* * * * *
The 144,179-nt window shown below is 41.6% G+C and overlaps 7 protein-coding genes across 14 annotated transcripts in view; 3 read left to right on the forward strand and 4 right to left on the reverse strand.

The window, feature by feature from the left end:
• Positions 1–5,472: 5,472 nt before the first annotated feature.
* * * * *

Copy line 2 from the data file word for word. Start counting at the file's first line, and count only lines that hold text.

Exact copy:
The window, feature by feature from the left end: